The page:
New York raises brokerage fees for end of brokerage fees for apartment rentals


State Senator Jabari Brisport (New York State Senate, illustration by The Real Deal with Getty Images)

New York’s on-and-off relationship with brokerage fees could be heading for another rift.

New York Senator Jabari Brisport addressed the issue on Thursday morning Tweeter:

“Tenants should not pay brokers’ fees,” he wrote. “The owner hires the broker. The owner should pay the broker.

“[Assembly member Zohran Mamdani] and I have an invoice for it,” Brisport concluded. The lawmakers are two of the few members of the state legislature to be affiliated with the Democratic Socialists of America.

The renewed interest in brokerage fees by state lawmakers and City Councilwoman Carlina Rivera, according to Gothamist, comes as New York City rents have broken records for each of the past six months.

In response to this surge in demand, brokers are pushing the envelope to see what tenants are willing to pay. Exorbitant fees for rent-stabilized housing, for which landlords cannot charge market-rate rents, made headlines this summer.

In June, Hellgate reported that an Upper East Side walk-in was charging a $10,000 fee to rent a two-bedroom apartment for $3,150 a month.

And last month, a City Wide Apartments broker came to the attention of the State Department after asking for an additional $20,000 for a stabilized room on the Upper West Side.

Typically, brokers charge between one month’s rent and 15% of annual rent. When demand is low, like in 2020, no-cost apartments become easier to find.

But the five-figure fees stink of the “wallet” — illegal fees landlords charge tenants to secure a lease. Some have suggested that with such high fees, brokers could pass some of it back to owners.

Bisport’s bill aims to completely cut the cord between the tenant and the broker.

The state senator’s legislation, introduced and co-sponsored by Senator Julia Salazar in April 2021, would make it illegal for landlords to demand any payment at the start of a tenancy, except for the $20 allotted for handling claims. requests. This includes brokerage fees. It’s unclear how much traction this bill might get now that fees appear to be rising.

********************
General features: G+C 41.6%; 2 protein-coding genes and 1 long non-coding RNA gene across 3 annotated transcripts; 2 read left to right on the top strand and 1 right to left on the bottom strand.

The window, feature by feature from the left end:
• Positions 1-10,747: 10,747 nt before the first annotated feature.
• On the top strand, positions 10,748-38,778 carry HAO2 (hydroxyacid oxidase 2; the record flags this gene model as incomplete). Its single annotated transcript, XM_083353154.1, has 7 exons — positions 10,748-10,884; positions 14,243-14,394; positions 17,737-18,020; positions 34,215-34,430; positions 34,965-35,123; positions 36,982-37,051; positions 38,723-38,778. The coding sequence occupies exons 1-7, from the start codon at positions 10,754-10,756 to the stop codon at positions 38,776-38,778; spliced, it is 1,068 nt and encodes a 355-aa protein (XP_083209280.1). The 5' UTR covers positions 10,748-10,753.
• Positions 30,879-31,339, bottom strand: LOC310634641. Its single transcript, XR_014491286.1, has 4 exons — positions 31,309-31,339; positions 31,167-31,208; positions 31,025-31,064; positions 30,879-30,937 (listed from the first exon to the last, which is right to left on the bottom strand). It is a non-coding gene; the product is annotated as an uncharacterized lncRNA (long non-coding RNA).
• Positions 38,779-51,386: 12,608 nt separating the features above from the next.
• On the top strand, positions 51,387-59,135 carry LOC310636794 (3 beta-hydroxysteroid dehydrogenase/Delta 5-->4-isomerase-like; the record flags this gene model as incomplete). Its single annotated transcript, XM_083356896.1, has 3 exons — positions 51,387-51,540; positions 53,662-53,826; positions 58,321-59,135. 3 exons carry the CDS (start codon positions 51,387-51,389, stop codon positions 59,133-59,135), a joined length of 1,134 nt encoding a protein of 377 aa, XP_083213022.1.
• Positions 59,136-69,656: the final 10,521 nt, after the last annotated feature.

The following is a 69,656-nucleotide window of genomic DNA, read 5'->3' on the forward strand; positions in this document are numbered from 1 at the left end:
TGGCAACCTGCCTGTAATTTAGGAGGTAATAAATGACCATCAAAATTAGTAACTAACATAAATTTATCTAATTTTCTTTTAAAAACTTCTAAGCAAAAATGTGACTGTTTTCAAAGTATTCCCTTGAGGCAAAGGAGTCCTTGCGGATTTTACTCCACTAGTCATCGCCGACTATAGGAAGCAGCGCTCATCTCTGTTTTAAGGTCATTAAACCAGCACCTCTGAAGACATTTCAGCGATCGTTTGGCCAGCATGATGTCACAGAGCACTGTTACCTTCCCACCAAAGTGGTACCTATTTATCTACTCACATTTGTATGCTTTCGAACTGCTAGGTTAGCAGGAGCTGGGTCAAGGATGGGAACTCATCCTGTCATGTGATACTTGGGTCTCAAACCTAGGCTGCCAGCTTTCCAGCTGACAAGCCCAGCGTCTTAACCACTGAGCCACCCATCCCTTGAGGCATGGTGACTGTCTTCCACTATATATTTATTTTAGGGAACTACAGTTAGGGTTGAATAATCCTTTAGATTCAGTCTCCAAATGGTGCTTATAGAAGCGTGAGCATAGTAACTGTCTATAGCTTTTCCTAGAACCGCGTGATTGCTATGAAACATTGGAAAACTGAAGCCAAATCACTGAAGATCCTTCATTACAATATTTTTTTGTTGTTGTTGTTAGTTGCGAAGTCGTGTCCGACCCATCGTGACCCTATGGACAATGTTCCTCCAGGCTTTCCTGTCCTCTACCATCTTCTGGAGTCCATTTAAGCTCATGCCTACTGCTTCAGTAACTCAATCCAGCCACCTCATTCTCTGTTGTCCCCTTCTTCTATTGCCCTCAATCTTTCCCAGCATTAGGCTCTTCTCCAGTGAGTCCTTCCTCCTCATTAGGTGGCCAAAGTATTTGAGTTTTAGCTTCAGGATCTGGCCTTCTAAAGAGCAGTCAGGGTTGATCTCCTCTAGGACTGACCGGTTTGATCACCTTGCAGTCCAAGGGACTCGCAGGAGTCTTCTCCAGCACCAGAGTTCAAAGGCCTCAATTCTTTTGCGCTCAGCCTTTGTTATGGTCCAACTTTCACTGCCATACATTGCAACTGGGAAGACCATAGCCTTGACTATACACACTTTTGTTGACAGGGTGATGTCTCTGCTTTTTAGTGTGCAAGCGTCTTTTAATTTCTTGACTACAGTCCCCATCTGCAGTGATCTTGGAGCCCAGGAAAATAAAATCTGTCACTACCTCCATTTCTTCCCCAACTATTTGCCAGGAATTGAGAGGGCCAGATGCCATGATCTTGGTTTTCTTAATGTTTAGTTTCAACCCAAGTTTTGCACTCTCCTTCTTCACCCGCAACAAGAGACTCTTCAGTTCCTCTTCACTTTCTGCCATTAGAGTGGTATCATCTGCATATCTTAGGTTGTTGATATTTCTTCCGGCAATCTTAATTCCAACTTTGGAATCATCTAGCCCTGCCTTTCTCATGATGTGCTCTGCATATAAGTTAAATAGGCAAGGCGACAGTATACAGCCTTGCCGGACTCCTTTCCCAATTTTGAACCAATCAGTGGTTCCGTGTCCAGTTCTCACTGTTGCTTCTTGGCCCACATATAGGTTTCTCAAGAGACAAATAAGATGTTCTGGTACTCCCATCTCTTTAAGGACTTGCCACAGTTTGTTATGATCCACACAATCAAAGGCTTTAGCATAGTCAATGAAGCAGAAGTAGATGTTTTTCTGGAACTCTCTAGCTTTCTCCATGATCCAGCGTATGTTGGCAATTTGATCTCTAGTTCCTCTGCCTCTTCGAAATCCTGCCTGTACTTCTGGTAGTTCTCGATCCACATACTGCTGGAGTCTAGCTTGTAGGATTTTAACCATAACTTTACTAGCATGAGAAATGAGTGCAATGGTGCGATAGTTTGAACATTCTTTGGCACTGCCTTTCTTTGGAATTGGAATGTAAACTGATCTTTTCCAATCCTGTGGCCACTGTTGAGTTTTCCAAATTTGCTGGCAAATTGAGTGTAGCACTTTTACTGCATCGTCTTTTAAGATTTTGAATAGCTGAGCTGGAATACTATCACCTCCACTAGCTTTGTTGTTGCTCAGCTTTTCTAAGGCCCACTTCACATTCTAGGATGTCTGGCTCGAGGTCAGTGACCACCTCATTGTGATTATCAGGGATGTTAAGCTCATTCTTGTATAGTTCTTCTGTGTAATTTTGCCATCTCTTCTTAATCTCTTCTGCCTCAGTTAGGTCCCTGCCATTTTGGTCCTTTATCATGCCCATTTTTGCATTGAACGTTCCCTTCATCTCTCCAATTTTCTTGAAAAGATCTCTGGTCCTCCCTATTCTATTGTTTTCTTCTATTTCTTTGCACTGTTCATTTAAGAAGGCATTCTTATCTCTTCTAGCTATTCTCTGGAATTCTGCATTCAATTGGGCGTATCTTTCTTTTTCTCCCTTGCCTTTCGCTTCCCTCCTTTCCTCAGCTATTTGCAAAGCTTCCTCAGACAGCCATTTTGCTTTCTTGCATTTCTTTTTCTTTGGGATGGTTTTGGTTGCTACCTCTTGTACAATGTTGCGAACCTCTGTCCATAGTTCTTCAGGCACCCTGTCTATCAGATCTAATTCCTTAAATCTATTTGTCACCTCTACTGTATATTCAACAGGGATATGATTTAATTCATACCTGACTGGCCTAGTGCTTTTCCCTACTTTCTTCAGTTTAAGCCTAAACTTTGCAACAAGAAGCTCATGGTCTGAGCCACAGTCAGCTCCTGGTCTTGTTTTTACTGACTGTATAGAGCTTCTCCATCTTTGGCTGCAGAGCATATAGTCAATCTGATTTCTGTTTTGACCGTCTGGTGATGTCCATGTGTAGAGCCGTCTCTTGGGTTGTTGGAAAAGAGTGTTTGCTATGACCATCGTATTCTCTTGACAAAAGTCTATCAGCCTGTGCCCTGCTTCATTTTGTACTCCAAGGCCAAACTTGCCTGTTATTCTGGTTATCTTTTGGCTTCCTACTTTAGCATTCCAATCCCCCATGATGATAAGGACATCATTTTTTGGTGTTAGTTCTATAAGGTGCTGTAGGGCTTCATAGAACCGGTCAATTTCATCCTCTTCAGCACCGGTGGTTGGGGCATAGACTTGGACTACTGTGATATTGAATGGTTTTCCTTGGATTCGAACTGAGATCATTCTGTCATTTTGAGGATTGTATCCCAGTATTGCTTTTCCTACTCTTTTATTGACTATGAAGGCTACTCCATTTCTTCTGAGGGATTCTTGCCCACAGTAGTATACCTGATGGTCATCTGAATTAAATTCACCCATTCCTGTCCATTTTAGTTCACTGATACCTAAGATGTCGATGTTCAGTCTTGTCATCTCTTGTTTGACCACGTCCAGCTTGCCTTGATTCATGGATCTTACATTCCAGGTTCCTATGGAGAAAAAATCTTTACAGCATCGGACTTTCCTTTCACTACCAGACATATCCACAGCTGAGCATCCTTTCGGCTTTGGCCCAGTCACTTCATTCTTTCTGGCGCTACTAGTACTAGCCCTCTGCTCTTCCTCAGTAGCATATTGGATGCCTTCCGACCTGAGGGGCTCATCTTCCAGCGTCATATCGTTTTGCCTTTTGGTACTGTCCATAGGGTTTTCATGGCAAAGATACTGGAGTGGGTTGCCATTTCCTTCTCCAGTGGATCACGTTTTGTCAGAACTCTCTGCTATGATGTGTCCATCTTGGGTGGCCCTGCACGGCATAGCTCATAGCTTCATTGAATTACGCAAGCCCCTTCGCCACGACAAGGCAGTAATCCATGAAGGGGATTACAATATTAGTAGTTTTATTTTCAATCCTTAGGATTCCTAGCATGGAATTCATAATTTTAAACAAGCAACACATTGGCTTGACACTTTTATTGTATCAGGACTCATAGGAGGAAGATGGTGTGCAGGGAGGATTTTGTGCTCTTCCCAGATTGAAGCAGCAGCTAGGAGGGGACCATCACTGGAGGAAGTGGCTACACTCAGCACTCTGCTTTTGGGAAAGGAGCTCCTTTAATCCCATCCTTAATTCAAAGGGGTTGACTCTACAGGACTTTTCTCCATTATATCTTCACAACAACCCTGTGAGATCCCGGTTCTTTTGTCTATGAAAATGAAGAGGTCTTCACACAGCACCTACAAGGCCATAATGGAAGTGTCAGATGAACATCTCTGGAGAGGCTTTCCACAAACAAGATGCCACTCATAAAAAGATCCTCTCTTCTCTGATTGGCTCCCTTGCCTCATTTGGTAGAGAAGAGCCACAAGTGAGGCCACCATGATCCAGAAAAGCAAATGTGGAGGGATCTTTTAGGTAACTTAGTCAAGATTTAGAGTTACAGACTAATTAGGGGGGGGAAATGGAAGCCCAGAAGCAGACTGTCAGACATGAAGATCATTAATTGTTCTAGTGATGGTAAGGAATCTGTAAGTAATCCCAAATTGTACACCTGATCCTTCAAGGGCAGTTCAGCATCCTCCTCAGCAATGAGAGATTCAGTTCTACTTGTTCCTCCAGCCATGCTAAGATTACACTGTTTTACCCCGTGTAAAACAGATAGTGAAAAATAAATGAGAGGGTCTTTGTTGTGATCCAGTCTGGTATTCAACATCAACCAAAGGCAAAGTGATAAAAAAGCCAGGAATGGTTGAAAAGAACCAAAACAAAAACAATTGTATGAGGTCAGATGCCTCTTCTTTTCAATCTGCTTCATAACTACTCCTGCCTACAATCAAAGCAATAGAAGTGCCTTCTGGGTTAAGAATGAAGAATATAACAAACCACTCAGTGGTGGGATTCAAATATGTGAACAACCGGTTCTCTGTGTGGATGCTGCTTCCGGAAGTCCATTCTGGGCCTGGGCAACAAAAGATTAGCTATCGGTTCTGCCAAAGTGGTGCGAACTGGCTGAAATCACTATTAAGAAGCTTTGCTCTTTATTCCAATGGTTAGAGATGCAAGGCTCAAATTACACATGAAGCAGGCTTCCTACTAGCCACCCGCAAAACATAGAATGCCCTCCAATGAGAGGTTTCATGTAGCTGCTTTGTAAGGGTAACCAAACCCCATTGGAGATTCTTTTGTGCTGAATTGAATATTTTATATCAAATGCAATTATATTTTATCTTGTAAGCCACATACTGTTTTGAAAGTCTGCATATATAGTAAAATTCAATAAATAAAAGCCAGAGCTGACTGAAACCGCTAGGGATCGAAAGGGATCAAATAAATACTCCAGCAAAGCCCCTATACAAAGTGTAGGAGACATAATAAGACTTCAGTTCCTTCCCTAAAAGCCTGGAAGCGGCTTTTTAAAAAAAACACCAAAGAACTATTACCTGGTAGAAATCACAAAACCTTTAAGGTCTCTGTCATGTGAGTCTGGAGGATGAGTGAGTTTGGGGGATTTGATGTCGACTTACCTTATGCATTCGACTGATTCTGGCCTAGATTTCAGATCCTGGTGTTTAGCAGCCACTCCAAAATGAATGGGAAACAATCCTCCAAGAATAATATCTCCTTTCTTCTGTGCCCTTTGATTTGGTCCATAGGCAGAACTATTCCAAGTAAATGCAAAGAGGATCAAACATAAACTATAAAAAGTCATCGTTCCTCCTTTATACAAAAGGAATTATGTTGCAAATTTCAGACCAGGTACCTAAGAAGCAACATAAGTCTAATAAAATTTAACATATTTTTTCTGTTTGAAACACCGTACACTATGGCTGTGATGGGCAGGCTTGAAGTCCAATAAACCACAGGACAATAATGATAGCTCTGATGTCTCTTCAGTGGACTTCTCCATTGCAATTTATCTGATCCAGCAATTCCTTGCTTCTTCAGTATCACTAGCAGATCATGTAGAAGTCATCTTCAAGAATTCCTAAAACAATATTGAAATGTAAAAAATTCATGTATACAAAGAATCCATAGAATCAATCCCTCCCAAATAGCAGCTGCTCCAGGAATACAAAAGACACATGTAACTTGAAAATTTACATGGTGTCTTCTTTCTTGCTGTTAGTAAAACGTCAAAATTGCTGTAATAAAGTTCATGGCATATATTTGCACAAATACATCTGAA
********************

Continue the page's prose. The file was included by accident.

The much-contested legality of brokerage fees was only settled last year. After the Rents Act of 2019 imposed the $20 cap on application fees, the State Department issued guidelines in February 2020 that brokers who accept fees paid by the tenant could make the subject to disciplinary action.

Within days, brokerages and landlord groups, including the New York Real Estate Board, filed for a temporary injunction against the guidelines. The industry prevailed in April of that year when an Albany judge put brokerage fees back on the table.

Bisport responded with its invoice less than two weeks later. But given the state of New York’s rental market at the time, fees were no longer an issue.

In the spring of 2021, rents and demand for apartments in New York City were just beginning to recover from the pandemic and most housing was listed free of charge.

Even now, with the market back, tenant leaders such as Andrea Shapiro of the Met Council on Housing acknowledge that exorbitant fees have not been a major concern.

Bisport told Gothamist that tenant-friendly lawmakers have bigger fish to fry, including trying to enact an eviction for a good cause.

The brokers’ backlash against the fee bans pointed out that most brokers are middle-class New Yorkers and would see their incomes drop if landlords were not allowed to charge tenants to pay brokerage fees. .

The industry has also claimed that if brokerage fee pass-through is prohibited, landlords would instead raise rents, eliminating any savings for tenants and potentially costing them more in years to come.


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